There are many types of bicycles to suit everyone’s needs! Some bikes have three wheels and a more stable structure, while others come with an electric motor or suspension system, depending on how you want to use them. For transportation, recreation, or exercise these bikes comes in a wide variety of styles that suit the needs and preferences of each person.
Explore this guide to learn more about each bike type:
- Road Bikes
- Gravel / Adventure Bikes
- Mountain Bikes
- Hybrid Bikes
- Cruiser Bikes
- Cargo / Utility Bikes
- City Bikes
- Single-speed Bikes
- Fixie Bikes
- Electric Bikes
- BMX Bikes
- Recumbent Bikes
- Adult Trikes
- Tandem Bikes
- Track Bikes
- Fat Tire Bikes or Beach Bikes
- Folding Bikes
- Hand Bikes
When you think of road bikes, you think of pavement and you’re right. Road bikes are designed mostly (but not exclusively) for pavement and they are made for speed. They are characterized by their narrow tires and for most of their subcategories by their “drop bars” handlebars that curve downward. The iconic “drop bars” were first made famous by the Tour de France in 1903 and you find them on the majority of Road Bikes to today.
There are a few sub-types for road bikes:
- Aero: Intended for racing, and focused on speed over confort. They are the fastest and lightest bikes available.
- Cyclocross: Intended for racing only, cyclocross bikes are generally constructed with a stiffer chassis in order to maximize the rider’s pedaling power.
- Triathlon Bikes: Their geometry is more aggressive, forcing the rider into a more aerodynamic position. The handlebars have extensions further allowing for this laid-out body position. The bike might have other features like aero wheels, integrated brakes, etc. Speed is of the essence in this case.
- Endurance: Intended long rides but where comfort is also important and for that these models feature a more upright rider position and wider tires.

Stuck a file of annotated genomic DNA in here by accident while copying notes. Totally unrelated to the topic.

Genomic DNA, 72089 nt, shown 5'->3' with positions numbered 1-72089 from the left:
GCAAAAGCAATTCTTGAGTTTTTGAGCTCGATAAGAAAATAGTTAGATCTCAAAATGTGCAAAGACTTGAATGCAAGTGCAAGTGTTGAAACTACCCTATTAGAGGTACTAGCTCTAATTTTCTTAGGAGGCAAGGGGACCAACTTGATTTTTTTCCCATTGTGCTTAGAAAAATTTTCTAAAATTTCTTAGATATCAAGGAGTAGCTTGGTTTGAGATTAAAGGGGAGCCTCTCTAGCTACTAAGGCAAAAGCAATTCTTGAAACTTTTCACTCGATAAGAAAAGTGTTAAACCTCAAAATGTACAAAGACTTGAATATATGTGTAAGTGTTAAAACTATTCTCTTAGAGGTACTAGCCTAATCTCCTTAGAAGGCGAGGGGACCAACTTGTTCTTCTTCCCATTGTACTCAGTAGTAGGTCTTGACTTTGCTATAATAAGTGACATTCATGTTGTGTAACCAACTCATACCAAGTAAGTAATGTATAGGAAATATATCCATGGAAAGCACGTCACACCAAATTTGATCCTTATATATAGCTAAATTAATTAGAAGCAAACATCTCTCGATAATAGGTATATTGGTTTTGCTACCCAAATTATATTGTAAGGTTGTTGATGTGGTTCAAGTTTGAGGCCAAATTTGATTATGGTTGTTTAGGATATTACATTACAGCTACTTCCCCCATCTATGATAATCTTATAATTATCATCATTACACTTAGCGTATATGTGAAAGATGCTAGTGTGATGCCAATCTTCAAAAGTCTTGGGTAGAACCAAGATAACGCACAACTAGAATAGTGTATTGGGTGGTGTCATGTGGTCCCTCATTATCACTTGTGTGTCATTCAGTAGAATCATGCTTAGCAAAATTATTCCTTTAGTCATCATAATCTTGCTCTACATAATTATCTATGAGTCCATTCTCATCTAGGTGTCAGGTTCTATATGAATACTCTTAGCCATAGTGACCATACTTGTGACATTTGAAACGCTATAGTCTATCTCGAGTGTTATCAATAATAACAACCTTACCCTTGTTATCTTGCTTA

- Touring: Designed to be comfortable for riding long distances, including plenty of accessories for adding racks and cages that let you gear up for long-distance, self-supported rides
- All-Road: A mix between pure road and gravel bikes
Lightweight, fast, good for long distances.
Not a good bike for off-road.
Gravel / Adventure Bikes
Gravel bikes have been popping up more and more in the cycling world, but are just now starting to get the attention they deserve. They look a lot like traditional road bikes with one major difference – they can handle off-road surfaces such as gravel or dirt roads without issue due to clearance for much larger tires that makes riding over these types of terrain comfortable. Gravel bike geometry is also designed for an upright position which provides stability when traveling longer distances on unpaved surfaces.
These go-anywhere machines are one of the most versatile bikes on the market today. Gravel bikes can provide a fun and comfortable riding experience for cyclists who often find themselves on unpaved roads or rougher city bike paths. Gravel bikes run from $10,000+ carbon frame e-bike to $1,100 depending on the components.
There are a few sub-types of gravel/adventure bikes:
- All Road: An all-around, all-surface bike made for a range of uses, from races to all-day adventures
- Bikepacking: Have clearance for fat tires, lots of mounts for accessories and, sometimes, suspension-corrected geometry so you can outfit it with a suspension fork.
- Gravel Racing: A stripped-down version of an adventure bike for racing with no additional accessory mounts beyond bottle cages.
Gravel bikes typically feature 700c x 50mm tires with fenders and wider tires, allowing the bike to be more stable. Gravel bike brakes are also designed to allow you to stop quickly without skidding out. Gravel bikes will have clearance for wider tires (35-45 mm), which is important for comfort and stability when traveling over rougher surfaces such as dirt trails or gravel country roads.
They are great for anybody wanting to explore both paved and forest service roads.
As they are a hybrid between road and mountain bike, they are not meant for the extreme terrain.
They are rugged bikes with flat handlebars and two-inch or wider tires with knobby tread for traction while riding narrow dirt trails.
Wheels are typically either 27.5-inch diameter or 29-inch. The older 26-inch size wheels are rare these days.
A mountain bike can be used for everything from unpaved roads to steep, goat-path singletrack. As a general rule, the more technical the trails, the more rear suspension you need.